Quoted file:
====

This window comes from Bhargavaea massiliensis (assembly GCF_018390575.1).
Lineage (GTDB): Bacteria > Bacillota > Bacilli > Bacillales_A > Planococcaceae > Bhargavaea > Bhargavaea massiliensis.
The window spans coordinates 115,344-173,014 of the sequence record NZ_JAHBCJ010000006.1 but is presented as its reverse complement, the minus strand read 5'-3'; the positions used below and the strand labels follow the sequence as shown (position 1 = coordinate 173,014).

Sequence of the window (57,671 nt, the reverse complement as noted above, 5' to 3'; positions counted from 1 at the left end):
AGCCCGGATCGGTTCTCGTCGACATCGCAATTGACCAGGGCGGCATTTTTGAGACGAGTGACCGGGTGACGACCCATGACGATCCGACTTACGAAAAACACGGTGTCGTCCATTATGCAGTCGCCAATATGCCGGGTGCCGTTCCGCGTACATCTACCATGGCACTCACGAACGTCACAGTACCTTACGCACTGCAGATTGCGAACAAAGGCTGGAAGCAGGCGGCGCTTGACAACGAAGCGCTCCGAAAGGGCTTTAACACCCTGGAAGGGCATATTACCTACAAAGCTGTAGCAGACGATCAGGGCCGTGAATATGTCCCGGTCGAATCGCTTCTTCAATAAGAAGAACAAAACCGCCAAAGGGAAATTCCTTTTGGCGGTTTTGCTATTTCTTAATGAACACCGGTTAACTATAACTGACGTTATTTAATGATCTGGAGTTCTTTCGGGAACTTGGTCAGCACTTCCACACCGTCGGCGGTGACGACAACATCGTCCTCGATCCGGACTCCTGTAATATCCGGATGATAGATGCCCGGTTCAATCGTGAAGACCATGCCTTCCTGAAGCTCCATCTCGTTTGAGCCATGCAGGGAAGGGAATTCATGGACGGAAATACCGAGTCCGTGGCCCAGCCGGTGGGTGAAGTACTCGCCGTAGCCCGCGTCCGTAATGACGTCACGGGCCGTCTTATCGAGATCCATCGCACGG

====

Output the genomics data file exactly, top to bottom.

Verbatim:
This window comes from Bhargavaea massiliensis (assembly GCF_018390575.1).
Lineage (GTDB): Bacteria > Bacillota > Bacilli > Bacillales_A > Planococcaceae > Bhargavaea > Bhargavaea massiliensis.
The window spans coordinates 115,344-173,014 of the sequence record NZ_JAHBCJ010000006.1 but is presented as its reverse complement, the minus strand read 5'-3'; the positions used below and the strand labels follow the sequence as shown (position 1 = coordinate 173,014).

Sequence of the window (57,671 nt, the reverse complement as noted above, 5' to 3'; positions counted from 1 at the left end):
AGCCCGGATCGGTTCTCGTCGACATCGCAATTGACCAGGGCGGCATTTTTGAGACGAGTGACCGGGTGACGACCCATGACGATCCGACTTACGAAAAACACGGTGTCGTCCATTATGCAGTCGCCAATATGCCGGGTGCCGTTCCGCGTACATCTACCATGGCACTCACGAACGTCACAGTACCTTACGCACTGCAGATTGCGAACAAAGGCTGGAAGCAGGCGGCGCTTGACAACGAAGCGCTCCGAAAGGGCTTTAACACCCTGGAAGGGCATATTACCTACAAAGCTGTAGCAGACGATCAGGGCCGTGAATATGTCCCGGTCGAATCGCTTCTTCAATAAGAAGAACAAAACCGCCAAAGGGAAATTCCTTTTGGCGGTTTTGCTATTTCTTAATGAACACCGGTTAACTATAACTGACGTTATTTAATGATCTGGAGTTCTTTCGGGAACTTGGTCAGCACTTCCACACCGTCGGCGGTGACGACAACATCGTCCTCGATCCGGACTCCTGTAATATCCGGATGATAGATGCCCGGTTCAATCGTGAAGACCATGCCTTCCTGAAGCTCCATCTCGTTTGAGCCATGCAGGGAAGGGAATTCATGGACGGAAATACCGAGTCCGTGGCCCAGCCGGTGGGTGAAGTACTCGCCGTAGCCCGCGTCCGTAATGACGTCACGGGCCGTCTTATCGAGATCCATCGCACGG